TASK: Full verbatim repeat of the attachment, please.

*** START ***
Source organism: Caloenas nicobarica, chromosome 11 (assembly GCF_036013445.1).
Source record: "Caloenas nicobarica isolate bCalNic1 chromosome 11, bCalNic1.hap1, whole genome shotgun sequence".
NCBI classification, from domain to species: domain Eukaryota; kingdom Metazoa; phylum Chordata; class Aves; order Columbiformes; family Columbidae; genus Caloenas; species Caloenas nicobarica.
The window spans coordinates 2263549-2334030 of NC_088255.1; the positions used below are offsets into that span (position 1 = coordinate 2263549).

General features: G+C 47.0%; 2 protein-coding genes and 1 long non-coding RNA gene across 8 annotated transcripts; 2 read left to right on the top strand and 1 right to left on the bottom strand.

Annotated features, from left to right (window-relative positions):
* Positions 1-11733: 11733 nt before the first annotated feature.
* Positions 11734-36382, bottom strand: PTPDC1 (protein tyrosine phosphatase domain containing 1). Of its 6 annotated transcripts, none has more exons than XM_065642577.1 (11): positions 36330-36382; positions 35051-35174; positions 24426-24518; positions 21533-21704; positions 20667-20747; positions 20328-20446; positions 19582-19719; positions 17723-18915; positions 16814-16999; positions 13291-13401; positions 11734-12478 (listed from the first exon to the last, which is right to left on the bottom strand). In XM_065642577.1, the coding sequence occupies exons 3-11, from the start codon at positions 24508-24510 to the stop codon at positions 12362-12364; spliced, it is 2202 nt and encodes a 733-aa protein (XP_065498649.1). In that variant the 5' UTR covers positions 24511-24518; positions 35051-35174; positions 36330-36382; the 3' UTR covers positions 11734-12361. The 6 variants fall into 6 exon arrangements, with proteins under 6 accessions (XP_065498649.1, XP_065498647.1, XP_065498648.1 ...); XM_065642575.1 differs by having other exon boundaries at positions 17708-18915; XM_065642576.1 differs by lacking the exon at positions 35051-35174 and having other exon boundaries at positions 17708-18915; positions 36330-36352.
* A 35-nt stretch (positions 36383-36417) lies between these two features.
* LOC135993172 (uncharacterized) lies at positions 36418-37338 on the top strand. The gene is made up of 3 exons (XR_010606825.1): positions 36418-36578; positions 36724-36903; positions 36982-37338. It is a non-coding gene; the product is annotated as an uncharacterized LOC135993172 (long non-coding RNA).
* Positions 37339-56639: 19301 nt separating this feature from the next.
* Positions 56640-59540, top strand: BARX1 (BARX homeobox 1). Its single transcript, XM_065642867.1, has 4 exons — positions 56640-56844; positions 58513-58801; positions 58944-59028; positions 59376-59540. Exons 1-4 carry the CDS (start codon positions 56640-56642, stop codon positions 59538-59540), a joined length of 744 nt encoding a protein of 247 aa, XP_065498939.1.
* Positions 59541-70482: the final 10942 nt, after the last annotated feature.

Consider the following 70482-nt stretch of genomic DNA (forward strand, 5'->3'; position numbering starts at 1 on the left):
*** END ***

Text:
Source organism: Caloenas nicobarica, chromosome 11 (assembly GCF_036013445.1).
Source record: "Caloenas nicobarica isolate bCalNic1 chromosome 11, bCalNic1.hap1, whole genome shotgun sequence".
NCBI classification, from domain to species: domain Eukaryota; kingdom Metazoa; phylum Chordata; class Aves; order Columbiformes; family Columbidae; genus Caloenas; species Caloenas nicobarica.
The window spans coordinates 2263549-2334030 of NC_088255.1; the positions used below are offsets into that span (position 1 = coordinate 2263549).

General features: G+C 47.0%; 2 protein-coding genes and 1 long non-coding RNA gene across 8 annotated transcripts; 2 read left to right on the top strand and 1 right to left on the bottom strand.

Annotated features, from left to right (window-relative positions):
* Positions 1-11733: 11733 nt before the first annotated feature.
* Positions 11734-36382, bottom strand: PTPDC1 (protein tyrosine phosphatase domain containing 1). Of its 6 annotated transcripts, none has more exons than XM_065642577.1 (11): positions 36330-36382; positions 35051-35174; positions 24426-24518; positions 21533-21704; positions 20667-20747; positions 20328-20446; positions 19582-19719; positions 17723-18915; positions 16814-16999; positions 13291-13401; positions 11734-12478 (listed from the first exon to the last, which is right to left on the bottom strand). In XM_065642577.1, the coding sequence occupies exons 3-11, from the start codon at positions 24508-24510 to the stop codon at positions 12362-12364; spliced, it is 2202 nt and encodes a 733-aa protein (XP_065498649.1). In that variant the 5' UTR covers positions 24511-24518; positions 35051-35174; positions 36330-36382; the 3' UTR covers positions 11734-12361. The 6 variants fall into 6 exon arrangements, with proteins under 6 accessions (XP_065498649.1, XP_065498647.1, XP_065498648.1 ...); XM_065642575.1 differs by having other exon boundaries at positions 17708-18915; XM_065642576.1 differs by lacking the exon at positions 35051-35174 and having other exon boundaries at positions 17708-18915; positions 36330-36352.
* A 35-nt stretch (positions 36383-36417) lies between these two features.
* LOC135993172 (uncharacterized) lies at positions 36418-37338 on the top strand. The gene is made up of 3 exons (XR_010606825.1): positions 36418-36578; positions 36724-36903; positions 36982-37338. It is a non-coding gene; the product is annotated as an uncharacterized LOC135993172 (long non-coding RNA).
* Positions 37339-56639: 19301 nt separating this feature from the next.
* Positions 56640-59540, top strand: BARX1 (BARX homeobox 1). Its single transcript, XM_065642867.1, has 4 exons — positions 56640-56844; positions 58513-58801; positions 58944-59028; positions 59376-59540. Exons 1-4 carry the CDS (start codon positions 56640-56642, stop codon positions 59538-59540), a joined length of 744 nt encoding a protein of 247 aa, XP_065498939.1.
* Positions 59541-70482: the final 10942 nt, after the last annotated feature.

Consider the following 70482-nt stretch of genomic DNA (forward strand, 5'->3'; position numbering starts at 1 on the left):